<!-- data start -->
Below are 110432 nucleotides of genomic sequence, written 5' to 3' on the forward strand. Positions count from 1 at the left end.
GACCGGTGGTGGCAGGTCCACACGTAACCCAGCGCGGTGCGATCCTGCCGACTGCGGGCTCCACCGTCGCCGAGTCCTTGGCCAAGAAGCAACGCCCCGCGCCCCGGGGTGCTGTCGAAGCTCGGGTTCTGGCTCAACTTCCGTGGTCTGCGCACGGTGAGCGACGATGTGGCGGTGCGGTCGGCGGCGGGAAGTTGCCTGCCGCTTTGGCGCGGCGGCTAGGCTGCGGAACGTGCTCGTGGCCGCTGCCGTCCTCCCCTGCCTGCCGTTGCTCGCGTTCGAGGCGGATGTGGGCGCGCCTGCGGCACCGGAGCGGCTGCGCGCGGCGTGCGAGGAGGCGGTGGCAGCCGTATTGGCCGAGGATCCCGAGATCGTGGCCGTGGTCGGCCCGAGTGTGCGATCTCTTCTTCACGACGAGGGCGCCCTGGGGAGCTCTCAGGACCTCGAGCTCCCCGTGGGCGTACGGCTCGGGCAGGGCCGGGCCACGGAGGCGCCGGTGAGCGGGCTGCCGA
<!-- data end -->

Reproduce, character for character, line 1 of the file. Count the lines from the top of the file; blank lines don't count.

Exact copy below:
Below are 110432 nucleotides of genomic sequence, written 5' to 3' on the forward strand. Positions count from 1 at the left end.